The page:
In arriving at this conclusion, the court pointed out that Bombardier made a new offer, and the employees’ counsel’s letter expressly stated that his clients would accept it, provided Bombardier agreed to pay an additional $2,500 for legal fees.  In its email accepting the legal fee term, Bombardier expressly agreed to reimburse up to the $2,500 in legal fees, thereby accepting the final term the employees proposed.  At that point, no outstanding substantive issues required resolution, no terms previously agreed to were changed, and no new terms were proposed.  The court stated:

In our view, it was properly characterized as Bombardier’s acceptance of the offer to which the Employees had previously agreed.  The formal language used in [Bombardier’s email accepting the legal fee term] did not detract from the meeting of the minds that had occurred by that point. 

By the [date of Bombardier’s email accepting the legal fee term], the parties had agreed on all of the essential terms of the settlement.  They intended to resolve matters between them. The fact that the Employees may have subsequently re-considered their position does not undermine the existence of an enforceable settlement. (paras. 15 and 16)

Bottom Line for Employers

In the back and forth of negotiations between an employer and employee regarding the terms of the employee’s termination or another aspect of their employment, once the parties agree on all terms orally or via email, text message, or voicemail, there is a meeting of the minds, the offer is accepted, and an enforceable settlement exists.  Execution of formal documents is not required to make the settlement binding, although it is encouraged to eliminate any questions about its terms.  

When communicating with an employee regarding their termination or any other aspect of their employment, employers should be cautious not to state orally or in an email or text message that they agree to any terms before they are absolutely certain they are willing to be held to them.  Once the employer makes such a statement, the agreement will be enforceable even without the execution of formal documents by one or both parties; an employee who objects to terms subsequently placed in formal documents will be well within their rights to do so.  Accordingly, employers are encouraged to resist entering into oral negotiations with employees.  Instead, they should advise employees to expect to receive a written agreement containing all proposed terms.  If the agreement pertains to the employee’s termination, one of its terms should be that the employee will execute a full and final release.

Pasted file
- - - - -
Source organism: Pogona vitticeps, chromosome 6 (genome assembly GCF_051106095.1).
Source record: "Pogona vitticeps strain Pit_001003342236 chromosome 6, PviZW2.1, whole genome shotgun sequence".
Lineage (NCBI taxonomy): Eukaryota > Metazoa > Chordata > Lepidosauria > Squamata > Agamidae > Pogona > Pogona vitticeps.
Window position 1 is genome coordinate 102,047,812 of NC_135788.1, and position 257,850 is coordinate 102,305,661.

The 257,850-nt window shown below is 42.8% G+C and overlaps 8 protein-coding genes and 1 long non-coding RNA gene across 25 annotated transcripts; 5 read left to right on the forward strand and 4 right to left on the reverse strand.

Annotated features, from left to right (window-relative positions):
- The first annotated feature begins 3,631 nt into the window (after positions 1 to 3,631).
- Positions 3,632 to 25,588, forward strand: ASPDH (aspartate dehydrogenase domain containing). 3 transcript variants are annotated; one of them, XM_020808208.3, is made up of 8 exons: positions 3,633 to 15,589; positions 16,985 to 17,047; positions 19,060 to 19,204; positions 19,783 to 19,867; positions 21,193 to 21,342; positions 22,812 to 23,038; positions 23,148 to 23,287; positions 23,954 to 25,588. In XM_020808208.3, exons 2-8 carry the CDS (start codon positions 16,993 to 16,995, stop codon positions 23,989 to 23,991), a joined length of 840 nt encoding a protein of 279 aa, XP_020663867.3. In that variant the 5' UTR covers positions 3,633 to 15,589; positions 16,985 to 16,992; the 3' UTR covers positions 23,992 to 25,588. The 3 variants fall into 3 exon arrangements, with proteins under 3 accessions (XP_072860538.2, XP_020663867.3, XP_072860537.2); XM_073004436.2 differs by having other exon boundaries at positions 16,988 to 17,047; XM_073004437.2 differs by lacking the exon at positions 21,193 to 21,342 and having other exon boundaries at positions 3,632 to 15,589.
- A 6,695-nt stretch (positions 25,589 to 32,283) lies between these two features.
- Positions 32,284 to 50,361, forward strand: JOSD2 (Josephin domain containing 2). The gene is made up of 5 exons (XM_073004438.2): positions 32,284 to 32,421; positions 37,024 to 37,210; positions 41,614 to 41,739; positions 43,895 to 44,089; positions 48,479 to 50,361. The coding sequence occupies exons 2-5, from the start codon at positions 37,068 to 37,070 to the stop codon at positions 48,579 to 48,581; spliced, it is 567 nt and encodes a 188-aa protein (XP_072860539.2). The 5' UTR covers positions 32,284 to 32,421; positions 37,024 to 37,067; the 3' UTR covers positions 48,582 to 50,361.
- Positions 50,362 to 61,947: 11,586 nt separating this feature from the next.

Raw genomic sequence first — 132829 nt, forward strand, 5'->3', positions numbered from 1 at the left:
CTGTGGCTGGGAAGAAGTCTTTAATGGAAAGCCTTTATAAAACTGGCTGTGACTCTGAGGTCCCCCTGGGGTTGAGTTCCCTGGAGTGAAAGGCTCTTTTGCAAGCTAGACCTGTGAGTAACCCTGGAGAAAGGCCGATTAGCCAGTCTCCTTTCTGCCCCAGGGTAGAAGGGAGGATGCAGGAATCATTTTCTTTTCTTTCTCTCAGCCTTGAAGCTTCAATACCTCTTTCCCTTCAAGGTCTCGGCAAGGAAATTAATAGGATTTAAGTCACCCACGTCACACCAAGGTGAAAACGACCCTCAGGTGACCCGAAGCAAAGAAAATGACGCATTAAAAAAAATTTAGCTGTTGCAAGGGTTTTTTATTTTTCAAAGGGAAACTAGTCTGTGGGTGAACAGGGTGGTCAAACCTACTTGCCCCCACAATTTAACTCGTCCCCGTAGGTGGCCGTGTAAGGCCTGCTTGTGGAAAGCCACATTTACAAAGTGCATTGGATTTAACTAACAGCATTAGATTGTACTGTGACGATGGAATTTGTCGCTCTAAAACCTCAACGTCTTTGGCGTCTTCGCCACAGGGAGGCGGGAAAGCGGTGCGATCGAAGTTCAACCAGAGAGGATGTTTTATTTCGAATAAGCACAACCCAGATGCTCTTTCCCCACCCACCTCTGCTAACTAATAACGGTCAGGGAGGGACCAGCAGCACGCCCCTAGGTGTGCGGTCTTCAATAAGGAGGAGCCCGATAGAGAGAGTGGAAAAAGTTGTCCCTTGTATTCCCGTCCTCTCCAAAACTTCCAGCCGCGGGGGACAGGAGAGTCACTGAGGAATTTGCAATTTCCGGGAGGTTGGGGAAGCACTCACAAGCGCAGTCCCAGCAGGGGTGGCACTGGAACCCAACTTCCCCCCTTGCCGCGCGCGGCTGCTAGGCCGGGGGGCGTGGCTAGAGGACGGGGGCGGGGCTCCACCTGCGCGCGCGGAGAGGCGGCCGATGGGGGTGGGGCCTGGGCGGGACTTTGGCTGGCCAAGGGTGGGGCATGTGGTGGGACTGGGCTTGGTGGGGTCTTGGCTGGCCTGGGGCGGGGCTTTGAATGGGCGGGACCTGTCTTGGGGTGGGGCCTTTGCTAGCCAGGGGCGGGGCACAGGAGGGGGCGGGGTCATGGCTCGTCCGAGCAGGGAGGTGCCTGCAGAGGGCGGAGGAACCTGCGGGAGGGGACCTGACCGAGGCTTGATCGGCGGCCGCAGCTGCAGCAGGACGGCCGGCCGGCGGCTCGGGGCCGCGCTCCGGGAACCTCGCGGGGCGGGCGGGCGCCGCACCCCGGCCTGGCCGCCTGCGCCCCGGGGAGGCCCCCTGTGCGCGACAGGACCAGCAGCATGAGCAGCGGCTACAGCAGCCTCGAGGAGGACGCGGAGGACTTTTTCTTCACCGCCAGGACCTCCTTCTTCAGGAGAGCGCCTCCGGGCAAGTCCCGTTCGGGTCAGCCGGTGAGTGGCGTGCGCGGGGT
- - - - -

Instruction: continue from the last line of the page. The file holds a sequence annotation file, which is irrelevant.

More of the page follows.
However, if an employer must enter into an oral discussion about the terms of an employee’s termination or another aspect of their employment, the employer should take the following steps to bar the employee from successfully claiming that an oral agreement is not enforceable: (a) diligently document negotiations in real time; and (b) once the final term of the agreement is agreed to, ask the employee to confirm that all terms have been accepted and the agreement has been finalized.  Although an oral confirmation is acceptable, it is preferable to obtain the employee’s confirmation in writing. 

Information contained in this publication is intended for informational purposes only and does not constitute legal advice or opinion, nor is it a substitute for the professional judgment of an attorney.